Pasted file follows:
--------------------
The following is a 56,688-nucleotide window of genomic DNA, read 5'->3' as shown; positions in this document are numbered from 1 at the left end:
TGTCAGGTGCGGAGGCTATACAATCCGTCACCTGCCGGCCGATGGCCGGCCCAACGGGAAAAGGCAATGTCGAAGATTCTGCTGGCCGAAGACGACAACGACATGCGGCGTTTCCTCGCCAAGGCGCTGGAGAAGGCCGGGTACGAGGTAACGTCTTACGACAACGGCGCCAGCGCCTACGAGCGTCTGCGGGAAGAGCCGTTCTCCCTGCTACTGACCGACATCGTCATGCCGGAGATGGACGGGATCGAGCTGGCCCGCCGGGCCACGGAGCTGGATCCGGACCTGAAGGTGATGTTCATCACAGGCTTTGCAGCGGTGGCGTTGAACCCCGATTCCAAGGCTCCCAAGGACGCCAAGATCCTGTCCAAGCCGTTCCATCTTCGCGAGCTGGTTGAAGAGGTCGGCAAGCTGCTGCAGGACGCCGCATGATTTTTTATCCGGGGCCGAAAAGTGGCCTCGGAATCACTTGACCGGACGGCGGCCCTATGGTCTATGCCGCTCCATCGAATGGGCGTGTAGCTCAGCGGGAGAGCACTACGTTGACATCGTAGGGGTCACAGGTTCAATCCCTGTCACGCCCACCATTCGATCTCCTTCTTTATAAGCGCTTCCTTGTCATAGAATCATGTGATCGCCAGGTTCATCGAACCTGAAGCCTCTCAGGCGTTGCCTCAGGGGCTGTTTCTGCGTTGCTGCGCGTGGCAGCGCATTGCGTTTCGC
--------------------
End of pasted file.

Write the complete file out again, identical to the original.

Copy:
The following is a 56,688-nucleotide window of genomic DNA, read 5'->3' as shown; positions in this document are numbered from 1 at the left end:
TGTCAGGTGCGGAGGCTATACAATCCGTCACCTGCCGGCCGATGGCCGGCCCAACGGGAAAAGGCAATGTCGAAGATTCTGCTGGCCGAAGACGACAACGACATGCGGCGTTTCCTCGCCAAGGCGCTGGAGAAGGCCGGGTACGAGGTAACGTCTTACGACAACGGCGCCAGCGCCTACGAGCGTCTGCGGGAAGAGCCGTTCTCCCTGCTACTGACCGACATCGTCATGCCGGAGATGGACGGGATCGAGCTGGCCCGCCGGGCCACGGAGCTGGATCCGGACCTGAAGGTGATGTTCATCACAGGCTTTGCAGCGGTGGCGTTGAACCCCGATTCCAAGGCTCCCAAGGACGCCAAGATCCTGTCCAAGCCGTTCCATCTTCGCGAGCTGGTTGAAGAGGTCGGCAAGCTGCTGCAGGACGCCGCATGATTTTTTATCCGGGGCCGAAAAGTGGCCTCGGAATCACTTGACCGGACGGCGGCCCTATGGTCTATGCCGCTCCATCGAATGGGCGTGTAGCTCAGCGGGAGAGCACTACGTTGACATCGTAGGGGTCACAGGTTCAATCCCTGTCACGCCCACCATTCGATCTCCTTCTTTATAAGCGCTTCCTTGTCATAGAATCATGTGATCGCCAGGTTCATCGAACCTGAAGCCTCTCAGGCGTTGCCTCAGGGGCTGTTTCTGCGTTGCTGCGCGTGGCAGCGCATTGCGTTTCGC